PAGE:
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Jewish Confederation of Ukraine

Established in 1999, the Jewish Confederation of Ukraine (Evreiskaia konfederatsiia Ukrainy; EKU) is an association of national, regional, and local organizations with a focus on “philanthropy, the reconstruction of the Jewish national way of life, and the support of humanitarian values.” It was set up by four umbrella organizations: the Union of Jewish Religious Organizations of Ukraine (Ob”edinenie Iudeiskikh Religioznykh Organizatsii Ukrainy; OIROU), the Society for Jewish Culture / Jewish Council of Ukraine (Obshchestvo Evreiskoi Kultury / Evreiskii Sovet Ukrainy; ESU), the Association of Jewish Organizations and Communities-VAAD of Ukraine (Assotsiatsiia Evreiskikh Organizatsii i Obshchin–VAAD Ukrainy; VAAD-AEOOU), and the Kiev City Jewish Community.

The ESU was formed in October 1992 at a meeting convened by several Jewish groups that had formed under Gorbachev’s perestroika and were now becoming obsolete; these included the various Societies for Jewish Culture and a number of philanthropic and historical-memorial organizations. Il’ia Levitas, who chaired the national Society for Jewish Culture, became the head of the ESU. The new organization followed a non-Zionist model of Jewish cultural revival. The founders expected the organization to become a kind of “quasi-governmental” association that would mediate between the authorities and the Jewish population of Ukraine.

VAAD-AEOOU, founded in May 1991 by Jewish-rights advocates and activists from the late Soviet-period underground Zionist movement, believed, by contrast, that the Ukrainian Jewish community should not seek affiliation with the Ukrainian government; its members thought that Ukrainian Jewish life should have a specifically national, not merely cultural, character. From its founding, VAAD was headed by the well-known dissident Iosif Zissels. It claimed to represent more than 200 organizations in 90 Ukrainian towns.

Further complicating Jewish politics in Ukraine during the 1990s were the activities of various Jewish religious organizations. These were led by rabbis, mostly from Israel and the United States, who headed officially recognized Jewish communities in a large number of towns. Their organization, the OIROU, was founded in 1993 as an umbrella religious structure. It was headed by Yaakov Dov Bleich, chief rabbi of Kiev and Ukraine. From the moment of its creation the organization sought the political leadership of Jewish public life.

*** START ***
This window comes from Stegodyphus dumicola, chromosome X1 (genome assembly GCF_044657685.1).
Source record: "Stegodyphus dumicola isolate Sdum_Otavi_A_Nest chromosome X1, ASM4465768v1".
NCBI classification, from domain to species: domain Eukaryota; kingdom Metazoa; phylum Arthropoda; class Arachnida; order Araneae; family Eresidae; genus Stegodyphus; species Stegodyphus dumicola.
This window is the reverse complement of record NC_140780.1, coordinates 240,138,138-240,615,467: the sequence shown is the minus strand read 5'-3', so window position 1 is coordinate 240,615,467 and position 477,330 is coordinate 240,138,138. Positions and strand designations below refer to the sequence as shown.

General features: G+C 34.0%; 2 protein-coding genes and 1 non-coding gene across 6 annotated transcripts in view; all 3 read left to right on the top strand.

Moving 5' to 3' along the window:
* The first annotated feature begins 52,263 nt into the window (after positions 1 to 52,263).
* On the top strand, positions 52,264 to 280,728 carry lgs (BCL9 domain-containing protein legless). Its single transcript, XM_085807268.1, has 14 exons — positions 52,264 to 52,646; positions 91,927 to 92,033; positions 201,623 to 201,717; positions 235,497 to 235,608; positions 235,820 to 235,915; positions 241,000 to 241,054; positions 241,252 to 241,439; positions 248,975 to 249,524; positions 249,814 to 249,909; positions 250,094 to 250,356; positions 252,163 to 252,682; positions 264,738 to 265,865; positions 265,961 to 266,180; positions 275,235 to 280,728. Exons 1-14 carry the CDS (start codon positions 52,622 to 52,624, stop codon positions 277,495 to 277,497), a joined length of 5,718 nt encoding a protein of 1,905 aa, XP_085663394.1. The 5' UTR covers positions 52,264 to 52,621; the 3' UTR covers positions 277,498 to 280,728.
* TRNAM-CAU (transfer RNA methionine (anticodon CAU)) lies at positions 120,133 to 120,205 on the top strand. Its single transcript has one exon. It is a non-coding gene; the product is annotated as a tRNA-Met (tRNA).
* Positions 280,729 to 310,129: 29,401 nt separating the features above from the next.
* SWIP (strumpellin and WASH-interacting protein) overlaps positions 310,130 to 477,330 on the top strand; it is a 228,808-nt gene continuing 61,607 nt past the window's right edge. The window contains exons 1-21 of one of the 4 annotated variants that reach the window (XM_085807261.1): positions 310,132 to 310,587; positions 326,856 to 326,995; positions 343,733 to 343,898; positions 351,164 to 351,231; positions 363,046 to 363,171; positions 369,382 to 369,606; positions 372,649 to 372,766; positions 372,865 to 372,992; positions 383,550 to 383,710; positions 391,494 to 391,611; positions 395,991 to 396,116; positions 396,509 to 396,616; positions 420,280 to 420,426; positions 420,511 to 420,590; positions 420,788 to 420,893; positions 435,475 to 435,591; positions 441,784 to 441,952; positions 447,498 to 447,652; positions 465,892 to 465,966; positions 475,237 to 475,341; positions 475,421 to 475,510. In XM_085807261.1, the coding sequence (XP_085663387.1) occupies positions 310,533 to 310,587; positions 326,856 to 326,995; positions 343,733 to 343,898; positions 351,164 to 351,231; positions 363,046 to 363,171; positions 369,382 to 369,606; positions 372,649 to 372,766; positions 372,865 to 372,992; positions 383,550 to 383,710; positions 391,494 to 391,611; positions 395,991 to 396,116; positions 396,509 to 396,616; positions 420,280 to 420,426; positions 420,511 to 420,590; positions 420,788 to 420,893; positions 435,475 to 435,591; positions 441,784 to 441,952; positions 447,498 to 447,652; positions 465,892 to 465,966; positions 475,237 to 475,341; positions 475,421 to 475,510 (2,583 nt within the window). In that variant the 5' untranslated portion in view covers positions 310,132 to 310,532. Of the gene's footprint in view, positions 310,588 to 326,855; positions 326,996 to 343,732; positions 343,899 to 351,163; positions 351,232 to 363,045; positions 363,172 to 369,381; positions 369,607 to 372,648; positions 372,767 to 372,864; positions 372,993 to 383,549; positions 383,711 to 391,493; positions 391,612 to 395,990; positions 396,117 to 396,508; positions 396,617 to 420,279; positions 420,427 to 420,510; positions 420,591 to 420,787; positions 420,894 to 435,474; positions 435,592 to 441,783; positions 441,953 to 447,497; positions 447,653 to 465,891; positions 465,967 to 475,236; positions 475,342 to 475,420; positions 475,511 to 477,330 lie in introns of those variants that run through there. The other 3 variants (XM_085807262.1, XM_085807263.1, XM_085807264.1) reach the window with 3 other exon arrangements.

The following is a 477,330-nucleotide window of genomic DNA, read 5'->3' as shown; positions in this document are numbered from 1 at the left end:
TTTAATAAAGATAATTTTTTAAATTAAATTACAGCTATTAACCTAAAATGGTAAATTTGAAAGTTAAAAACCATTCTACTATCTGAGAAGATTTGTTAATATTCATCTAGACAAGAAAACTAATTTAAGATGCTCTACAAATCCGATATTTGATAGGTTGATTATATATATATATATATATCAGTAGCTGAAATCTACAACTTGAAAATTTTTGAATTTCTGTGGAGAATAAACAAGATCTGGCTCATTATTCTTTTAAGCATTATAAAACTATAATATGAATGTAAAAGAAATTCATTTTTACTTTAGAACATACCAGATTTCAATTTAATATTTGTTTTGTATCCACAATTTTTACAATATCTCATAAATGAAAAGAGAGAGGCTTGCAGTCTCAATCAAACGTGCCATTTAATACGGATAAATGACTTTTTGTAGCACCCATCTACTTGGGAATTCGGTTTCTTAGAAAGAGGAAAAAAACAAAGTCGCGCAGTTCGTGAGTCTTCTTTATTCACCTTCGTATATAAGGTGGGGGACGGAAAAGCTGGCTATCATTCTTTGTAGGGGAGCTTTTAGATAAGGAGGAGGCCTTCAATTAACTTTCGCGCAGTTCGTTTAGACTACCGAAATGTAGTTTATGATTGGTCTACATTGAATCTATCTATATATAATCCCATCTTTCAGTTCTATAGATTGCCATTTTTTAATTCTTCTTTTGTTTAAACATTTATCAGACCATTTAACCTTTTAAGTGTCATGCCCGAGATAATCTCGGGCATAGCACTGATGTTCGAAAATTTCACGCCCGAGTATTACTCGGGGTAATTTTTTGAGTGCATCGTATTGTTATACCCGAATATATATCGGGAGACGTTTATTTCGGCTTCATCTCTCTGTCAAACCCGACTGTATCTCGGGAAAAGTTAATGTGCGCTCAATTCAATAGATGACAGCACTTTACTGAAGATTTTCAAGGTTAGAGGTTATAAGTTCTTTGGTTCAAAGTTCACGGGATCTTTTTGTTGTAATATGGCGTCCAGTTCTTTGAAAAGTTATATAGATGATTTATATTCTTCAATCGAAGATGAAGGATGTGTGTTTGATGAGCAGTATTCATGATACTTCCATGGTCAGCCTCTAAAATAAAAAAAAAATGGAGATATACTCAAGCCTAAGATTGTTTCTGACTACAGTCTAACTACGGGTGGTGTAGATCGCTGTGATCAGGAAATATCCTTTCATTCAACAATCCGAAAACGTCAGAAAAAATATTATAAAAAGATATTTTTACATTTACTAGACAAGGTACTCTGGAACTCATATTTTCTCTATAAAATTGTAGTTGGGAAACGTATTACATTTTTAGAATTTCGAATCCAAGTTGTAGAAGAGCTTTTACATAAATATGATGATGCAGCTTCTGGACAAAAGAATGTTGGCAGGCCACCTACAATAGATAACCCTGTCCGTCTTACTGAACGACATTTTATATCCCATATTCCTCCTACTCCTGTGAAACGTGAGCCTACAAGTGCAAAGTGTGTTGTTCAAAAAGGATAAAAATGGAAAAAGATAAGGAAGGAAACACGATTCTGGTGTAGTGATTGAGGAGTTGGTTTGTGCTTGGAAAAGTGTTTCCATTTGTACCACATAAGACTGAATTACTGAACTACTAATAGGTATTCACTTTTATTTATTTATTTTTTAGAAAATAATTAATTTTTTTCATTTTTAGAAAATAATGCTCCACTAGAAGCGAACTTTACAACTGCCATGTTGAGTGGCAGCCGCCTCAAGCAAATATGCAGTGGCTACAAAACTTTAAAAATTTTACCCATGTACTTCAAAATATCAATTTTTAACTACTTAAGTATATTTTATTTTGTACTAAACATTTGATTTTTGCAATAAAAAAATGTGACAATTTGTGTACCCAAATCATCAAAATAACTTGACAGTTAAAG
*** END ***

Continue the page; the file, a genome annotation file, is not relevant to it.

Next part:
The intense ideological and political quarrels among the several umbrella organizations reached their peak in 1992, subsiding, by the middle of the decade, into a search for compromise. This change followed the slowing of Jewish emigration and the shift of local and international Jewish organizations to long-term communal planning. An attempt in April 1997 to unite the national Jewish umbrella organizations into an All-Ukrainian Jewish Congress (Vseukrainskii Evreiskii Kongres; VEK) proved unsuccessful.

In February 1999 the leaders of the national organizations, in cooperation with the leadership of the Kiev City Jewish Community, tried again. The Jewish Confederation of Ukraine (EKU) was founded formally in April 1999 at a meeting attended by the representatives of 294 Jewish groups. The language of EKU’s charter concentrated power in the hands of a small group of influential Ukrainian Jewish businessmen, politicians, and leaders of the Confederation’s founding organizations.

The EKU instituted projects to promote Jewish education and culture, develop leadership, and alleviate poverty; it supported a number of publications, including the newspaper Evreiskii obozrevatel’ (Jewish Observer). However, EKU never realized its promise to mobilize organizational and financial resources in support of member organizations. Latent disagreements within the EKU’s leadership expanded into an open conflict in the fall of 2002 around a multimillion dollar project to build a “Jewish heritage” community center in the area of Babi Yar. Broad segments of the Jewish and Ukrainian public were drawn into this dispute, the biggest in the local Jewish community since 1992; it culminated in the withdrawal of the Association of Jewish Organizations and Communities of Ukraine from the EKU.

Suggested Reading

Vladimir (Ze’ev) Khanin, “The Postcommunist Order, Public Opinion and the Jewish Community of Independent Ukraine,” Harvard Ukrainian Studies 23.1–2 (1999): 85–108; Vladimir (Ze’ev) Khanin, “Institutionalization of the Post-Communist Jewish Movement: Organizational Structures, Ruling Elites and Political Conflicts,” Jewish Political Studies Review 14.1–2 (2002): 5–28.



Translated from Russian by I. Michael Aronson